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Will Karl Rove use High School Debate Moves on John Edwards?

According to The Buffalo News, John Edwards and Karl Rove are slated to debate at the University of Buffalo on September 26. And while much has been said about Edwards' ability as a trial lawyer and the millions he's racked up, not enough has been said about Karl Rove's skill as a high school debater. Here's journalist Wayne Slater in a PBS interview on one of Rove's tactics, used to intimidate 9th grade competition.

"Karl Rove was not only the best debater in Olympus High School, but also one of the best debaters in Utah when he was in high school. He went to a lot of competitions with other schools. One of the things he was good at was talking off the cuff and developing enormously skilled responses to the other guys, something we see even these days.

Picture 23.pngThe other thing he understood, though, was you intimidate the person from the beginning. What can you do to scare your opponent before the debate even comes across? Now, in those days, what students did was bring in a shoebox or a small box full of debate cards, and these were cards that basically said what your position was so that you would refer to those during the course of the debate.

The other side would have a box. So he'd bring in two. The other side might have two. And over time, he'd bring in four. Ultimately he and his colleague would bring in on a dolly, on a hand cart, a giant box of thousands and thousands of debate cards as if to scare and intimidate the other side, thinking, my gosh, this is a debater of enormous reputation, a debater who is obviously well prepared and better prepared than I am. Rove would put these boxes in front of him on the desk and then start out on the debate. Well, [what] nobody knew until years later was that almost all of these cards were blank. It was a show of intimidation, and Rove usually won."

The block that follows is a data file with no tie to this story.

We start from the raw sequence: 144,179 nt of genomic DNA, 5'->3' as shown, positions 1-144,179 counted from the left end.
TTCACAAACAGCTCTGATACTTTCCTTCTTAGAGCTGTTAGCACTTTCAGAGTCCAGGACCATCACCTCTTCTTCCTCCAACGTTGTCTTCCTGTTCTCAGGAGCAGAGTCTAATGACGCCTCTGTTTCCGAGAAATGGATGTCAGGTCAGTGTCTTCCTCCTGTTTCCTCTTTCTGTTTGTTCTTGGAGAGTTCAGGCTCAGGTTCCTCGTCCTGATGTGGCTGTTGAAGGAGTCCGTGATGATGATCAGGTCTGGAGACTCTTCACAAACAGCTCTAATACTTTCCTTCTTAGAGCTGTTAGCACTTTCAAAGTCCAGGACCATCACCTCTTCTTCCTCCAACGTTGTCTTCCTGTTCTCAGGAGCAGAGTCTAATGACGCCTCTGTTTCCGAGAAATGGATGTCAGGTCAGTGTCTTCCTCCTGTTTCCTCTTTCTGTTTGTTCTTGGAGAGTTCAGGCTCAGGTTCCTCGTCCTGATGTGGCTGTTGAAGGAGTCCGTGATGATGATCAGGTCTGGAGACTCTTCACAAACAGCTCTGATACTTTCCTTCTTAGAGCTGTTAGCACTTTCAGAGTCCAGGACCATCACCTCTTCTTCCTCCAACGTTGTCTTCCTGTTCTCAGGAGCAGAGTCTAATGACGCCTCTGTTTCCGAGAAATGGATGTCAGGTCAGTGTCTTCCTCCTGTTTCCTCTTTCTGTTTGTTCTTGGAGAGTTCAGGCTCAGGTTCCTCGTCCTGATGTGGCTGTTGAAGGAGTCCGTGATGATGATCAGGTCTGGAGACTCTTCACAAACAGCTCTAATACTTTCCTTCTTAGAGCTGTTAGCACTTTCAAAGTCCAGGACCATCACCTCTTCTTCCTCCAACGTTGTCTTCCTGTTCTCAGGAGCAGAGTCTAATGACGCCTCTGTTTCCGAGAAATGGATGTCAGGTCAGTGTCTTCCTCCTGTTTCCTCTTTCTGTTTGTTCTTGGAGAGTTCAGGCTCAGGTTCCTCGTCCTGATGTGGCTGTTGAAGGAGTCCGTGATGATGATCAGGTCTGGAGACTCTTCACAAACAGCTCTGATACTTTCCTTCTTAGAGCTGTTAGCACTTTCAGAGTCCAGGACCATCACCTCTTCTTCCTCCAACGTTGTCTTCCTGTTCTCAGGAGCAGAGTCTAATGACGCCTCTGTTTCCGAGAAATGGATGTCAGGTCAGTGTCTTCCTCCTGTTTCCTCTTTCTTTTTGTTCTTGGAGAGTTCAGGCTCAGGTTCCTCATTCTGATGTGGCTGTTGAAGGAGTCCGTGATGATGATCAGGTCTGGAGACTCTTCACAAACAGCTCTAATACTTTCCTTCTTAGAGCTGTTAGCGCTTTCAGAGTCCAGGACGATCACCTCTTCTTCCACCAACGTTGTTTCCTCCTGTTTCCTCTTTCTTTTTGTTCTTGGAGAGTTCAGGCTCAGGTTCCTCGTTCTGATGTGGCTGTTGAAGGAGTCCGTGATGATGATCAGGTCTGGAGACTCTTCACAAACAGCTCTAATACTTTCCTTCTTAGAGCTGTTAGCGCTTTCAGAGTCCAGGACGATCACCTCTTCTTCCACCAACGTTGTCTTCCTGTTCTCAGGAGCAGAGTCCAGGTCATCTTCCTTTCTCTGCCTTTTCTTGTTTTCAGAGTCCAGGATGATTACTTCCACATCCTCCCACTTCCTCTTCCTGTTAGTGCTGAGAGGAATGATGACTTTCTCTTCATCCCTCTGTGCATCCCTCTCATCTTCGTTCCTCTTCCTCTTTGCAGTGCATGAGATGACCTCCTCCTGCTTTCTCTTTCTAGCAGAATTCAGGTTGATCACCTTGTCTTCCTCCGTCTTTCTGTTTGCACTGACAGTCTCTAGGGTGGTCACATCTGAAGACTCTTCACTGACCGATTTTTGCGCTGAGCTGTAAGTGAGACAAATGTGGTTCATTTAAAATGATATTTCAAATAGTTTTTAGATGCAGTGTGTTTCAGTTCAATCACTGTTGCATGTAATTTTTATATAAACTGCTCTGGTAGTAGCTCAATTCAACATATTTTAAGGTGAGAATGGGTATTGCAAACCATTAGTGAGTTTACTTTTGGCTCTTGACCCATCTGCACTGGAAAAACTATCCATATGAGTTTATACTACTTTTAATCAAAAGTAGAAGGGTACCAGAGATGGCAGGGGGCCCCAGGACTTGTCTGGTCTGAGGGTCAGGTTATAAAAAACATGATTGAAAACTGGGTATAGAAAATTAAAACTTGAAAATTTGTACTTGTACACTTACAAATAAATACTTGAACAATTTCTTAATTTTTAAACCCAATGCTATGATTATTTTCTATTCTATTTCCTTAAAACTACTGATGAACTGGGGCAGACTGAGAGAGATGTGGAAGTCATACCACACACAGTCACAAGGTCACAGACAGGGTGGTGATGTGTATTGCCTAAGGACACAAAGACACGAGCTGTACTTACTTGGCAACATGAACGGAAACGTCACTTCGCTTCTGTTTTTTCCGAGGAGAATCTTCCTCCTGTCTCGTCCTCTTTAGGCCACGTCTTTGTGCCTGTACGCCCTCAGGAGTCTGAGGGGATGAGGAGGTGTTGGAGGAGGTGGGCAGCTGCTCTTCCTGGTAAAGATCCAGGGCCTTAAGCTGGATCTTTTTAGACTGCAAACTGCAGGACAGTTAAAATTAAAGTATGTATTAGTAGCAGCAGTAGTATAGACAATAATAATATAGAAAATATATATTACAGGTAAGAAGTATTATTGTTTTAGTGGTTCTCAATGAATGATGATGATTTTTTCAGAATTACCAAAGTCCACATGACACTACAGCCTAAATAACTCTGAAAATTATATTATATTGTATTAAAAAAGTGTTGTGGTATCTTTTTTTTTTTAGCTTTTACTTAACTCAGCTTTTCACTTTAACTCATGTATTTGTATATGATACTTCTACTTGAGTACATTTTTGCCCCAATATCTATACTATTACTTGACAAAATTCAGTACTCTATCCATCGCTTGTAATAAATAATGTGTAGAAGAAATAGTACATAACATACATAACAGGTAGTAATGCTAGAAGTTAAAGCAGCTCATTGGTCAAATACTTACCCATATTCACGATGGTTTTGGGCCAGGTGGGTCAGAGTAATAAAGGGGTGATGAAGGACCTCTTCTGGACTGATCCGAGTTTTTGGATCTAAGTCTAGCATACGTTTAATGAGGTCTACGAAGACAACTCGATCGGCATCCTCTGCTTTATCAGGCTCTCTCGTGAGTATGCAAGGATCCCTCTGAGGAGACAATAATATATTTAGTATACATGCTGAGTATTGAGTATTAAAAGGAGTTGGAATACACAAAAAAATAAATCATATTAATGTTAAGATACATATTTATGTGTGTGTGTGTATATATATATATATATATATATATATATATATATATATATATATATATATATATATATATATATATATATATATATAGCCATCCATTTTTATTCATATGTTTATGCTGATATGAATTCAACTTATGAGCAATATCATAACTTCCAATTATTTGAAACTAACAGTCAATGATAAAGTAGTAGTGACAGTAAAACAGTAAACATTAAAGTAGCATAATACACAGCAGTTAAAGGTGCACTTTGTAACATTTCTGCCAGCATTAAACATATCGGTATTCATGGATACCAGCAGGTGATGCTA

I really hope he recycles the strategy, and shows up to the event Imelda Marcos-style. Of course, the other story I just find hilarious is Rove's high school campaign to become President of his Student Senate. Whether you like Rove or not, you have to admit the gimmick was genius. It's the 4th question Slater answers here and definitely worth reading.

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How Do You Stress the Word: THANKSgiving or ThanksGIVing?
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Here’s something else to stress about for Thanksgiving: where to put the stress in the word Thanksgiving.

If you’re from California, Iowa, or Delaware, you probably say ThanksGIVing, with the primary stress on the second syllable. If you’re from Georgia, Tennessee, or the Texas Panhandle, you probably say THANKSgiving, with the primary stress on the first syllable.